Warning: This is a marathon post. Enter ye all who dare…
A very patient young man by the name of Stephen Lawrenson (Hi, Stephen!) emailed me
months and months a month ago to ask if I’d have a listen to his album, Obscuriosity. I emailed back saying I’d love to – and then promptly forgot about it. Oops.
Many apologies, Master Stephen.
Anyway, I finally remembered and finally got around to listening to Stephen’s musical baby.
I put on my official Listening Hat (Disclaimer: I don’t have an actual Listening Hat), and had a listen.
Here’s my report card:
Stephen Lawrenson – Obscuriosity (2012)
1. “Your Karma”
A nice up-tempo song to start the album.
The opening vocal melody in “Your Karma” immediately reminded me of something…
Stephen Lawrenson – “Your Karma” (2012) (excerpt)
But getting back to focusing on “Your Karma”: There are some very lovely “ooh”s in this song (e.g., 0:51-0:58). Yum.
And a little note about the production: I don’t know about the rest of the album, but this song has a slightly weird sound. I can’t quite pinpoint it, but it sounds like one of the treble frequencies is missing for the whole track. (3 or 4 kHz maybe?) At first I thought I thought my headphones might have been playing up, so I played some classical music and it was fine. So I guess with “Your Karma” it’s just a sonic oddity.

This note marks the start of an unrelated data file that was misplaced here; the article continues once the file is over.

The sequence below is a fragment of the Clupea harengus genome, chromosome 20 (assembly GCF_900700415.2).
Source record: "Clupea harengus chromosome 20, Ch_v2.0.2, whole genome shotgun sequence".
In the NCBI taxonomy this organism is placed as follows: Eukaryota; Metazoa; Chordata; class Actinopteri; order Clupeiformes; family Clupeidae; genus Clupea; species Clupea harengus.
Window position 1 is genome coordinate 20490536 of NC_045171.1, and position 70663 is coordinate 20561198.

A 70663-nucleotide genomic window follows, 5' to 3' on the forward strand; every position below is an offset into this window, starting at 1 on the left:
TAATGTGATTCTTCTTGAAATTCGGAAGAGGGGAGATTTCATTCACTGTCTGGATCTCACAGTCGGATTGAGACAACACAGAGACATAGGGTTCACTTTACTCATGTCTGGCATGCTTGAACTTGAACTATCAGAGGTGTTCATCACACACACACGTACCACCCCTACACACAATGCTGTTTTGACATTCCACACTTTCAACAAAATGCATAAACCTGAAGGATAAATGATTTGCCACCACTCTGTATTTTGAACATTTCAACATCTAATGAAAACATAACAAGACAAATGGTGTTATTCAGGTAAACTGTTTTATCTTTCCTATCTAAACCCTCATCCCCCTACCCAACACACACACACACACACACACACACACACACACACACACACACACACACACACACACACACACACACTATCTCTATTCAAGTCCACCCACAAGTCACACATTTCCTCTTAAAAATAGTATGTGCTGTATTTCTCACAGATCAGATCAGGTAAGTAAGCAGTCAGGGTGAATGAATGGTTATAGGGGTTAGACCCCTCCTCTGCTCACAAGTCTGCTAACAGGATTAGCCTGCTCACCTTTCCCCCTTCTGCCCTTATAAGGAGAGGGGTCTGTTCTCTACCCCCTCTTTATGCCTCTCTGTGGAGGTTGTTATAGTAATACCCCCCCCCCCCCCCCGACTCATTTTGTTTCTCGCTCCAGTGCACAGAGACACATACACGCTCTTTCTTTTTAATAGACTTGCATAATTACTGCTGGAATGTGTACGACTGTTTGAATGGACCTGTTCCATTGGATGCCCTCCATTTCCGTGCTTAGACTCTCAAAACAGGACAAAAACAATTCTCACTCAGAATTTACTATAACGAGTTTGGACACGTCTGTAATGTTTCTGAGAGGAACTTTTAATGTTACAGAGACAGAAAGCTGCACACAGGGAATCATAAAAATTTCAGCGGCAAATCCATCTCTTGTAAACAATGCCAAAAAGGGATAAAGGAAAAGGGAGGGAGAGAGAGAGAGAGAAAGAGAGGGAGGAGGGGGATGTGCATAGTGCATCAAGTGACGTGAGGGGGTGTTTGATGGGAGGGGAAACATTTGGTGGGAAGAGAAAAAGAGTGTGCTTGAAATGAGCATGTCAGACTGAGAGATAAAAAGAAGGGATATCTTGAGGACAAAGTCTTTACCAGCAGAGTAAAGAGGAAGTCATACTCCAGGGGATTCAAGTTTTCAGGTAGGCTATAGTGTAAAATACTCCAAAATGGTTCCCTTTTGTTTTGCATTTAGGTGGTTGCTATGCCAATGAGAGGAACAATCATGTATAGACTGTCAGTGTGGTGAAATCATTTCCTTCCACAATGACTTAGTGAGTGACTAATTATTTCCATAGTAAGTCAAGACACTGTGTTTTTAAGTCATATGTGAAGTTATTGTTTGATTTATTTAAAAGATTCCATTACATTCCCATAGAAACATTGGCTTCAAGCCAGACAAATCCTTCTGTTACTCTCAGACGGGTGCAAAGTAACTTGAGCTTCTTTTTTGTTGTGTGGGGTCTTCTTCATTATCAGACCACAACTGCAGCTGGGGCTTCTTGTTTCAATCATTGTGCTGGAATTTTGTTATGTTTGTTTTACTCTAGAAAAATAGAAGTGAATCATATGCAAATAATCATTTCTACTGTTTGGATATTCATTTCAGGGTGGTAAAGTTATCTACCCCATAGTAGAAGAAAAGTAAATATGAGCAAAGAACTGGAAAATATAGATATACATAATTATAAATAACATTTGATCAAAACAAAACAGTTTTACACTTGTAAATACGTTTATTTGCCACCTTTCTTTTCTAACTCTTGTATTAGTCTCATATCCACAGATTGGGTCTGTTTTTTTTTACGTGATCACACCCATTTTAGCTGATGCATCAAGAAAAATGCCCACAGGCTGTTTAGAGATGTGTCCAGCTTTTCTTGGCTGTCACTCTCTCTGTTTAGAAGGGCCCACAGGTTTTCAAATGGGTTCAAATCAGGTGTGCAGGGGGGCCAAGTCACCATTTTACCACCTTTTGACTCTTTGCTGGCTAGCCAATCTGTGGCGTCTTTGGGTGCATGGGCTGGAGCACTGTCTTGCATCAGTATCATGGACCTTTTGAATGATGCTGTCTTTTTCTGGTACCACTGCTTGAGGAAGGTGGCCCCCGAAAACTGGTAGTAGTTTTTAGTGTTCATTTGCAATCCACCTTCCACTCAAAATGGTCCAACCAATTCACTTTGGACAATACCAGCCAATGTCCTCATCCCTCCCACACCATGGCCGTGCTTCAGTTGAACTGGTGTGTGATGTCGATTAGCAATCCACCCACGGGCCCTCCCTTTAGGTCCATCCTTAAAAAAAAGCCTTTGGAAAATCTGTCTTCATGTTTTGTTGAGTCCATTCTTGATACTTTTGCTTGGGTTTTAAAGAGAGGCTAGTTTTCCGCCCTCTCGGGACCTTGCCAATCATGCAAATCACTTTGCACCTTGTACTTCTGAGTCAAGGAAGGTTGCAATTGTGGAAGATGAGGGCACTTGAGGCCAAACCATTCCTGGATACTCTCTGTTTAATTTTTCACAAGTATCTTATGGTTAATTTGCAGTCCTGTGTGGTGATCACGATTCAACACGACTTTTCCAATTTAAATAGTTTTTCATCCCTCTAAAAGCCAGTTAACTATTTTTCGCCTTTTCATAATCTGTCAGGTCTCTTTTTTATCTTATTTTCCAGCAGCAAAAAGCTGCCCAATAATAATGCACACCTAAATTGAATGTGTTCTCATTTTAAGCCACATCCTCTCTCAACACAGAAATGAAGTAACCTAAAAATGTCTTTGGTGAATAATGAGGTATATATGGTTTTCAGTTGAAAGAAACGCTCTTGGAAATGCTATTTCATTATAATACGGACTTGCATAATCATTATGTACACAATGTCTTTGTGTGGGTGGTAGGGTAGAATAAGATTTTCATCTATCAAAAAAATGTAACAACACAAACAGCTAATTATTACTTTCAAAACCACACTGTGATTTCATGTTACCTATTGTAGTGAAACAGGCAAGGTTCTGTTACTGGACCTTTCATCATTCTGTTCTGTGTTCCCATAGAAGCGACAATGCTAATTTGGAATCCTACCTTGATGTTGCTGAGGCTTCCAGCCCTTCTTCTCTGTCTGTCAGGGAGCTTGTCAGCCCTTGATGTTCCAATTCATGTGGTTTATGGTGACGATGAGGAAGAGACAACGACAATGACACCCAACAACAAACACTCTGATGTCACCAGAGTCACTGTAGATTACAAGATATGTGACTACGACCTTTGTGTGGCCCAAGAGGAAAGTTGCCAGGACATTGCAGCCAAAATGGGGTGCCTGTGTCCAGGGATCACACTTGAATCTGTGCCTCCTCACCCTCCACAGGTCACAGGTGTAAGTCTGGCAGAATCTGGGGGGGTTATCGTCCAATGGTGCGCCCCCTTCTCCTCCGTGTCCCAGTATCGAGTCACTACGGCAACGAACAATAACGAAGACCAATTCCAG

Supercharged 2/4 drumming starts this one, with Stephen singing through one of those vocal filters I don’t like (where the voice sounds slightly distorted and megaphone-y, à la The Strokes).
Then “Obscuriosity” settles into a pre-1965 song (with post-1965 guitars).
Another production note: The bass guitar sounds a bit too tubby (i.e., indistinct lower frequencies) for me in this song.
By the way, there’s a part of this song that reminds me of something else. The section contains a Mellotron sound (first time, 1:19-1:32), and it features a mildly exotic, not-terribly-common chord progression. It’s prompted me to wonder what other pop song I’ve heard that in. Maybe I’m thinking of Led Zeppelin‘s “Kashmir“. That uses G minor to A major as well:
Stephen Lawrenson – “Obscuriosity” (2012) (excerpt)
Also by the way, the vocal melody that starts each verse (i.e., “Have I lost control…” at 0:14, “Leave well enough alone…” at 0:40, “Waiting for a girl…” at 1:33 etc.) also reminds me of something else.
Unfortunately for me, the end of the song (from 4:03 onwards) made me feel a little nauseous when the Mellotron detuned itself. I found that a very unpleasant sound.
Brief Summary Of The Album
Despite the nausea-inducing end of track 2, I’m liking this album. I know I’m only two songs into it, but I like what I’ve heard so far.